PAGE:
Effect of CRDF on hepatic CYP450 functional expression

There are compelling data available to indicate that alterations in non-renal drug clearance occur in patients with CRDF. Non-renal clearance consists mainly of hepatic CYP450 metabolism. Several studies have demonstrated modifications in the functional expression of CYP450 enzymes in experimental models of uremia, and various uremic by-products (e.g., “uremic toxins”) have been implicated, including urea, parathyroid hormone, and indoxyl sulfate. In humans, decreased CYP2C9 and CYP3A4 activities have been reported in uremic patients, which could have significant clinical implications because numerous CYP2C9 and CYP3A4 substrates are frequently prescribed to these patients.

Reversal of the uremic state following kidney transplantation leads to a sustained improvement in hepatic metabolism. Hemodialysis also improves uremia, but only temporarily. Once on chronic hemodialysis, the metabolic deficit persists, as measured by the erythromycin breath test, an indicator of hepatic CYP3A4 activity.

The decrease in CYP450 activity and expression mediated by uremic serum appears to be rather specific to CYP450 isoforms and not to other hepatic proteins. The decrease in CYP450 activity also appears to correlate with the severity of the disease, which suggests that as CRDF worsens, patients are at an increased risk of drug toxicity.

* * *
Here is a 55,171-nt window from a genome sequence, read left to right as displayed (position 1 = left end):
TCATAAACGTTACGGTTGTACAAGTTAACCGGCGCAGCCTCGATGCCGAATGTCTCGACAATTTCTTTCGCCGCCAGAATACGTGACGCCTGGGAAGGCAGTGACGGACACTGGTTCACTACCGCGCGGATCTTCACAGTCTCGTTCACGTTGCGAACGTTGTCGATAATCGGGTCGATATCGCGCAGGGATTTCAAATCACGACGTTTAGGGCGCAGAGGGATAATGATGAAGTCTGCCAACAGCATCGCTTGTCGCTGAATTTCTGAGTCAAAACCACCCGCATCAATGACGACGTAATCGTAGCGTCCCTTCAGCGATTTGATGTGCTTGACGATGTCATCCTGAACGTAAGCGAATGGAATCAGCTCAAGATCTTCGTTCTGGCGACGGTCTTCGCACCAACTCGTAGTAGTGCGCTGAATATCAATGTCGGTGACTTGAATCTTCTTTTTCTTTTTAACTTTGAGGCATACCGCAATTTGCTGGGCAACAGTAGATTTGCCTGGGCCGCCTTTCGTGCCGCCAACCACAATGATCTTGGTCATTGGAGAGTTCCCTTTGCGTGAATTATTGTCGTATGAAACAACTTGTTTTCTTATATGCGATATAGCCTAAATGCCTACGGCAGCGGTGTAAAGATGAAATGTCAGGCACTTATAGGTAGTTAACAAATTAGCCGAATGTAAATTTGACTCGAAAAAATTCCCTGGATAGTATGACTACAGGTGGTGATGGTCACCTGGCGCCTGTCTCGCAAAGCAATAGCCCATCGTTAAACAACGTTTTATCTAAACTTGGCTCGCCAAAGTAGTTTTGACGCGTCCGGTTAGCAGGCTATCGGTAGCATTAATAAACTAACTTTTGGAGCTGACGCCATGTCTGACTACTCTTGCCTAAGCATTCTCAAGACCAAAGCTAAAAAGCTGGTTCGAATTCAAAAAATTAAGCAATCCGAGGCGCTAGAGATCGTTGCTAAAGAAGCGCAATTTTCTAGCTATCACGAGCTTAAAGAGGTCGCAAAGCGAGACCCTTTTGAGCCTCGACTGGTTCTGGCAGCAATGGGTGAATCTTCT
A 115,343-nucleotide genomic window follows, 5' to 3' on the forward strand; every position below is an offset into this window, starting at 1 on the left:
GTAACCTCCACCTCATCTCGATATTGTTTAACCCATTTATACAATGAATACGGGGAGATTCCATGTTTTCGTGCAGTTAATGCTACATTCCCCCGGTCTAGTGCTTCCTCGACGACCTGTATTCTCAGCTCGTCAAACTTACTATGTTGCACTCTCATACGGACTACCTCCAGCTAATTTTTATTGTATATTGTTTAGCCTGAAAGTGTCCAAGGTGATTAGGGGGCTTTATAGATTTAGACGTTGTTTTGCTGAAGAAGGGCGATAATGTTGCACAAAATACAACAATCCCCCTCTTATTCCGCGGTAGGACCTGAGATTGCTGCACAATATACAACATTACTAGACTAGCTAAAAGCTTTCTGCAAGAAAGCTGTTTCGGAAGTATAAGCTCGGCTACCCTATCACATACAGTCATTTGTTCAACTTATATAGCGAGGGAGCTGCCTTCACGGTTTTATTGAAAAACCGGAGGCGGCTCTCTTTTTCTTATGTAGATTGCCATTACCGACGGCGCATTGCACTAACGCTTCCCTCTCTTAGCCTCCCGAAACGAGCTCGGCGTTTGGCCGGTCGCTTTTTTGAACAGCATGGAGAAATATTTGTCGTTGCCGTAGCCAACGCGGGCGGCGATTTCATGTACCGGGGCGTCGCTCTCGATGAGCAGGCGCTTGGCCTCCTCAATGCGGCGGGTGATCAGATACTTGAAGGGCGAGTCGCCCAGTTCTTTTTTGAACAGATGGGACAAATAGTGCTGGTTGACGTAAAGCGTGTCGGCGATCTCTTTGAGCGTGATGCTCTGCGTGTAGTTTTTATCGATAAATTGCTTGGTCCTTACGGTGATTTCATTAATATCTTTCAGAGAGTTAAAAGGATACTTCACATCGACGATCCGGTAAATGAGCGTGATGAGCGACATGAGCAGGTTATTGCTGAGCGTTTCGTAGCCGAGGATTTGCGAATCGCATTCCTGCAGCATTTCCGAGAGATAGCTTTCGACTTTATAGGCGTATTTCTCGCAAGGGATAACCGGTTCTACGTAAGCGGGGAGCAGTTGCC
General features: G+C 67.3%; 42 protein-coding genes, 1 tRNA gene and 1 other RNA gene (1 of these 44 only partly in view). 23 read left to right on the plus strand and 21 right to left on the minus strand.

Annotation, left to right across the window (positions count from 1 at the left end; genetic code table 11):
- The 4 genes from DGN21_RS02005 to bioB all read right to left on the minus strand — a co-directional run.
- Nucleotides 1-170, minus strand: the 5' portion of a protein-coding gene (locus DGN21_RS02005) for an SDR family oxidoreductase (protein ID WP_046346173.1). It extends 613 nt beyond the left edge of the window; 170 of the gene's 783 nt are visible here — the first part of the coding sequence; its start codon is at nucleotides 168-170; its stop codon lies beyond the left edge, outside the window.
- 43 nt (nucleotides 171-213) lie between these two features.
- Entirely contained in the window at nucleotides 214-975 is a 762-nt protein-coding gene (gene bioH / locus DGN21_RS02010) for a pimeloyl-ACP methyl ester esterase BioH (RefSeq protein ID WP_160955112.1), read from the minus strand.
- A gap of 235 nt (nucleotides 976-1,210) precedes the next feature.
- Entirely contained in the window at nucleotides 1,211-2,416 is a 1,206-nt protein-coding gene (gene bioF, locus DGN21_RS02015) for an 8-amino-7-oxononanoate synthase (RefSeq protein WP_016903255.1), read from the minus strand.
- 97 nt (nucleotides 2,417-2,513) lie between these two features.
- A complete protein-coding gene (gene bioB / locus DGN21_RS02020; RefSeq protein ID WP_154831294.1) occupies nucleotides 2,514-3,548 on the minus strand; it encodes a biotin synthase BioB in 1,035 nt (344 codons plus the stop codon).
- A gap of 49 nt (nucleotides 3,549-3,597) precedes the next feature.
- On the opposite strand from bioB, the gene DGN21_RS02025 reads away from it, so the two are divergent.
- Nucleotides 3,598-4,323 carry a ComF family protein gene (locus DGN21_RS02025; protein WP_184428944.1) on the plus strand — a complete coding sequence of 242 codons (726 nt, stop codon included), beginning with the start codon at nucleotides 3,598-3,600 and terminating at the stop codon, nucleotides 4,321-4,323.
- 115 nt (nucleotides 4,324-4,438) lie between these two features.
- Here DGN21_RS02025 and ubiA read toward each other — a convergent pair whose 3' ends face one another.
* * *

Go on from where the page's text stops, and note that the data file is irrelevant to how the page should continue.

Mechanism studies point to a decrease in CYP450 gene expression responsible for the decreased metabolic activity, and the mediators responsible for decreased CYP450 activity appear to have a mass of between 10 and 15KDa. This and various other clues point to parathyroid hormone (PTH) and cytokines as the mediators responsible for decreased CYP450 metabolism in CRDF patients.

Effect of CRDF on drug transport and the inter-relationship with CYP450 metabolism

In CRDF patients, the decreased elimination profile of drugs that are not renally excreted is consistent with the effect of uremic toxins on either intestinal or hepatic cell transporters as well as with their effect on metabolizing enzymes, or both.